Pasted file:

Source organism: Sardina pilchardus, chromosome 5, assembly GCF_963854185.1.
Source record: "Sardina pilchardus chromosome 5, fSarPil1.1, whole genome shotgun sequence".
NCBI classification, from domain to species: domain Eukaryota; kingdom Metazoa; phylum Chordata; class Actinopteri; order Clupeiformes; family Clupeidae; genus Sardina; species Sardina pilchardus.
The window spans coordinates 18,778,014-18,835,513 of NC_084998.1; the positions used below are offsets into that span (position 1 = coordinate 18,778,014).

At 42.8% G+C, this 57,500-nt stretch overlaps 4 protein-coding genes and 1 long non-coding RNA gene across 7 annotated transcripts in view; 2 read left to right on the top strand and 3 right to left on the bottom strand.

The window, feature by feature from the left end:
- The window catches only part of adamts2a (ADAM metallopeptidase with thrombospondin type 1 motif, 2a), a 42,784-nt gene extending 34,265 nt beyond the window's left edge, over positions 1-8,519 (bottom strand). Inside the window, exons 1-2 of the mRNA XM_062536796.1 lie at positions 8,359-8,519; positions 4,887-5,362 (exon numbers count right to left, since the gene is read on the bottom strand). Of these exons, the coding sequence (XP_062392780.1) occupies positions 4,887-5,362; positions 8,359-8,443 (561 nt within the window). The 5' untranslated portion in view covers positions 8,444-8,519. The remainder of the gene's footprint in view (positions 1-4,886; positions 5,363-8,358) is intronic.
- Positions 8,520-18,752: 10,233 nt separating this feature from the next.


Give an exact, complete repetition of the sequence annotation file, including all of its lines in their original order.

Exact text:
Source organism: Sardina pilchardus, chromosome 5, assembly GCF_963854185.1.
Source record: "Sardina pilchardus chromosome 5, fSarPil1.1, whole genome shotgun sequence".
NCBI classification, from domain to species: domain Eukaryota; kingdom Metazoa; phylum Chordata; class Actinopteri; order Clupeiformes; family Clupeidae; genus Sardina; species Sardina pilchardus.
The window spans coordinates 18,778,014-18,835,513 of NC_084998.1; the positions used below are offsets into that span (position 1 = coordinate 18,778,014).

At 42.8% G+C, this 57,500-nt stretch overlaps 4 protein-coding genes and 1 long non-coding RNA gene across 7 annotated transcripts in view; 2 read left to right on the top strand and 3 right to left on the bottom strand.

The window, feature by feature from the left end:
- The window catches only part of adamts2a (ADAM metallopeptidase with thrombospondin type 1 motif, 2a), a 42,784-nt gene extending 34,265 nt beyond the window's left edge, over positions 1-8,519 (bottom strand). Inside the window, exons 1-2 of the mRNA XM_062536796.1 lie at positions 8,359-8,519; positions 4,887-5,362 (exon numbers count right to left, since the gene is read on the bottom strand). Of these exons, the coding sequence (XP_062392780.1) occupies positions 4,887-5,362; positions 8,359-8,443 (561 nt within the window). The 5' untranslated portion in view covers positions 8,444-8,519. The remainder of the gene's footprint in view (positions 1-4,886; positions 5,363-8,358) is intronic.
- Positions 8,520-18,752: 10,233 nt separating this feature from the next.